Five years after South African police shot dead 34 striking miners in the worst show of brutality since apartheid, South Africans are looking back on the Marikana Massacre and how it sparked frustration over unchanging conditions for the nation's poor.
On Aug. 16, 2012, striking workers in Marikana, the site of British company Lonmin's platinum mine, gathered with sticks and machetes on a scrubby plain outside the mine to demand better pay, chanting, singing and dancing the toyi-toyi, a Southern African protest dance.
And then the shooting began, shocking the nation.
"Marikana was a watershed in post-apartheid South African politics and post-apartheid society," said activist Mark Heywood. "It seemed unthinkable that in the free South Africa, in a democracy, 34 striking mine workers who were not threatening anybody could be mowed down in cold blood by the police."
But five years later, activists say the poverty and inequality the miners were striking against remain.
Rights watchdog Amnesty International says many of the surviving strikers still face criminal charges over their actions that day, and families of the victims are still fighting for compensation. In addition, although an inquiry was established, none of the police officers involved have faced criminal charges.
In the shack settlement around Marikana, conditions have not improved, Heywood says.
"All of those conditions are pretty much the same as they were five years ago," he said. "And there is a significance and a symbolism of that, because it is the story of the wider South Africa. It is the story of the way poor people are marginalized."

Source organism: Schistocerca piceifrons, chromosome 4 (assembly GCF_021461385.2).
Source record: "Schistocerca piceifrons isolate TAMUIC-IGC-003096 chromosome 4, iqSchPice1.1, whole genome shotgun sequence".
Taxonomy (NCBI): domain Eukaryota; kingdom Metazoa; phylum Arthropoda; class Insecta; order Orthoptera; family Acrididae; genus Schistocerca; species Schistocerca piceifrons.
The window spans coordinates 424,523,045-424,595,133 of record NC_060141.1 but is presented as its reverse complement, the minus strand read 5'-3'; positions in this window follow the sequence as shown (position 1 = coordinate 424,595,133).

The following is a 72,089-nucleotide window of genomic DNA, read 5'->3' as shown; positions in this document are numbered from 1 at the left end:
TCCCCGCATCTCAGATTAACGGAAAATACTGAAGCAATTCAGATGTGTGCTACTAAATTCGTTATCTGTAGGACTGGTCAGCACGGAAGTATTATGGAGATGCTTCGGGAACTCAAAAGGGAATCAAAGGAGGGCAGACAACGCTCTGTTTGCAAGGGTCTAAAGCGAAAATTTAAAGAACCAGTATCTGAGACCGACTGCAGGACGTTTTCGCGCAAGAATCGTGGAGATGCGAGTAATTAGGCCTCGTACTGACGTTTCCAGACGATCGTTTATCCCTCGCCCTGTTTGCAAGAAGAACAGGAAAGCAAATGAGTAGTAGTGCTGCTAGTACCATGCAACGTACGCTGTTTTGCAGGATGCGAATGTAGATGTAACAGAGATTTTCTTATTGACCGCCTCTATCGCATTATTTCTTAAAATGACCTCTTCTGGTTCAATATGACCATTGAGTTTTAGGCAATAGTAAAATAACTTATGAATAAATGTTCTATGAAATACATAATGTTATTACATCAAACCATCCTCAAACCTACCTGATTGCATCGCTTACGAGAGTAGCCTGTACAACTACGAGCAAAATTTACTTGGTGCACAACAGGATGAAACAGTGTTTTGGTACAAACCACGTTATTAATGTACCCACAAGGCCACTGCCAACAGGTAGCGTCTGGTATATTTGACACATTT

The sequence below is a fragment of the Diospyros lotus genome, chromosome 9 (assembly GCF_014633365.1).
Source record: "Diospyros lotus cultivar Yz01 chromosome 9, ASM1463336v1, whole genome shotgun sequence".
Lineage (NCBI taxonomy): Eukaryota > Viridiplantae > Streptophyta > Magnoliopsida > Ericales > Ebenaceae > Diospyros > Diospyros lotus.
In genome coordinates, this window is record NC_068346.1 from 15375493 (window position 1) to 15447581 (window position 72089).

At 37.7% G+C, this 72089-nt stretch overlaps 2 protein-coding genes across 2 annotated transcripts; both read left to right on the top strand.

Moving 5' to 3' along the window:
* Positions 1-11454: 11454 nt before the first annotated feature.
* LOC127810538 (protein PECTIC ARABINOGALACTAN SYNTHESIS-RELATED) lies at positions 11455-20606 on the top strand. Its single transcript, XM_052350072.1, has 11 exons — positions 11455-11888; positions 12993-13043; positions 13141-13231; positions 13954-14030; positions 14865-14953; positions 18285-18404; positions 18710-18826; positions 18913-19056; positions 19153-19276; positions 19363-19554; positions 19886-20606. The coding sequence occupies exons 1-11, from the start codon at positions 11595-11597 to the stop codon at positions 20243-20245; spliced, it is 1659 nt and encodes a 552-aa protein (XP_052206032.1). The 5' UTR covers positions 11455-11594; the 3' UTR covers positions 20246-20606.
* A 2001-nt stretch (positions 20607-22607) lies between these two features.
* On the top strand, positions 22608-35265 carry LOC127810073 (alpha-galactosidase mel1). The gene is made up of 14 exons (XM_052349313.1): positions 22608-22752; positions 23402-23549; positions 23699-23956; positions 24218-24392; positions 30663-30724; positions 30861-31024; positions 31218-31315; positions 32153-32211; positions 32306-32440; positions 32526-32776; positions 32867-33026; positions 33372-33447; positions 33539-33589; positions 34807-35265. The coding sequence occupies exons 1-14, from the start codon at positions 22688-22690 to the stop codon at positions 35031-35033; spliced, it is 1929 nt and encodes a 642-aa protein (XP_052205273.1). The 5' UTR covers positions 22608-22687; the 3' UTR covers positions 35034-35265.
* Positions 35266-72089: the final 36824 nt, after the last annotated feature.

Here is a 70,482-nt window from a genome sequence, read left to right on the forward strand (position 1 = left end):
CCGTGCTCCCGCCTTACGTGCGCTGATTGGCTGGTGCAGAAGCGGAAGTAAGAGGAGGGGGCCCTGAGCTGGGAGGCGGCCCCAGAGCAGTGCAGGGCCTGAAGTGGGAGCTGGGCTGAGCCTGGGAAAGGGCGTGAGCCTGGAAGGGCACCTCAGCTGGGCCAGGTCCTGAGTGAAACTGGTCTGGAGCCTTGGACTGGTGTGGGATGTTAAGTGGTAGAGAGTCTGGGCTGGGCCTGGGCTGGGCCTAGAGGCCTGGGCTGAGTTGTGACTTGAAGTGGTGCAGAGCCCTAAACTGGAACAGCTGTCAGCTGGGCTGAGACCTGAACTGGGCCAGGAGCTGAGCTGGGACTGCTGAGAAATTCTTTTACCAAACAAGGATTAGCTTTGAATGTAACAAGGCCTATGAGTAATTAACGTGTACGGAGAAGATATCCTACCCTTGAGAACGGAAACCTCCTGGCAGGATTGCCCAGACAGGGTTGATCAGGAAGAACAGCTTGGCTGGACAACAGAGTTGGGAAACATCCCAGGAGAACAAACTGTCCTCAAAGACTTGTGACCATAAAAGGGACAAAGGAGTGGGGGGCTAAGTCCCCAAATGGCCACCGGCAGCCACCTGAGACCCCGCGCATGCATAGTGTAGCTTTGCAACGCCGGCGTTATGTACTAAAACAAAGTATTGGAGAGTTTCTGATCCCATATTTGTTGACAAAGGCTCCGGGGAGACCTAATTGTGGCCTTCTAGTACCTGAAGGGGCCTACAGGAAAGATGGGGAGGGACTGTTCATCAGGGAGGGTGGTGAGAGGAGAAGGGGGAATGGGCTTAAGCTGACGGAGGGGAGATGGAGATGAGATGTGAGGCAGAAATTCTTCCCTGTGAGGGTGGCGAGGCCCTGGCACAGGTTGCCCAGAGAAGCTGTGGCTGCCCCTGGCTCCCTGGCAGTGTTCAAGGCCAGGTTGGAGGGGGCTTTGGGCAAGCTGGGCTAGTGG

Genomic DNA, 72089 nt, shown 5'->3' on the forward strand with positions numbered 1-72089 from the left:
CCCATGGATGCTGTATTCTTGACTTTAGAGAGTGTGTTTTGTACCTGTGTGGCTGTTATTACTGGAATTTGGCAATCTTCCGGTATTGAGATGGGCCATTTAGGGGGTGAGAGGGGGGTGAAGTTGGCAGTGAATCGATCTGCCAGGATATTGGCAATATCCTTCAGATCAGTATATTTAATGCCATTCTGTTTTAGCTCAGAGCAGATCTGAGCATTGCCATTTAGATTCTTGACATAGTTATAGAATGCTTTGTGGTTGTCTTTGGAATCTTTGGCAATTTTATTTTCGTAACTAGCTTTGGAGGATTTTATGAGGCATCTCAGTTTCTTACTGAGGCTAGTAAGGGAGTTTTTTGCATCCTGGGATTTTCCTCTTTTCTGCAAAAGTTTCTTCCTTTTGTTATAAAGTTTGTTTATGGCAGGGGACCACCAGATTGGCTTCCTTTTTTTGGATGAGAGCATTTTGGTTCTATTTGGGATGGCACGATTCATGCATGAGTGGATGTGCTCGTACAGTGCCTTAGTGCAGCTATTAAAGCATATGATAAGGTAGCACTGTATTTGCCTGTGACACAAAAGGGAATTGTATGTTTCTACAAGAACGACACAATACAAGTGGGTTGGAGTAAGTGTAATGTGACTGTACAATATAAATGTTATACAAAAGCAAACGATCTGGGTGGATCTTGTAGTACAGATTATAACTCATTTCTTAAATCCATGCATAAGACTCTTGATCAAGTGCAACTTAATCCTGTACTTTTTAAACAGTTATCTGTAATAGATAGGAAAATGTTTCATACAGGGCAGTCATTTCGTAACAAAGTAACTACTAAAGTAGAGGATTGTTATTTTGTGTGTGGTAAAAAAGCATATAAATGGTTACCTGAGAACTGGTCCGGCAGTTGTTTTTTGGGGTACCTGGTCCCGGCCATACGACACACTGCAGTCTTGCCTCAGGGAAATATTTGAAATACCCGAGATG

But township-based organizer General Moyo says that some hope has sprung up around the tragedy.
"The massacre itself gave confidence to many struggles across the country, even if the real achievements, or the real victory, was not actually won by the strikers, because it was silenced by the massacre, of course. But it really raised consciousness to most of the struggles that [are] taking place around South Africa, and outside South Africa," he said.
He says residents of his Johannesburg informal settlement are protesting their lack of basic services. As a shack-dweller in South Africa's largest city, he says, he does not have running water or electricity.
He spoke to VOA at a Johannesburg screening of a new film, Strike a Rock, about the female activists of Marikana. The film follows the path of one woman, Primrose Sonti, as she went from being a local organizer to a member of parliament for the then-emerging far-left Economic Freedom Fighters party.
Sonti has spent three years in parliament delivering fiery speeches in her native Xhosa, seeking better conditions for marginalized South Africans. She has also leveraged her maternal fury in verbal attacks against President Jacob Zuma, who faces 783 corruption charges.
"I am Primrose Sonti," she states, refusing to recant after calling Zuma a liar and a thief, "... Withdraw, never!"
That is the mixed legacy of Marikana: pain, anger and grief, but also hope and determination that one day things will get better.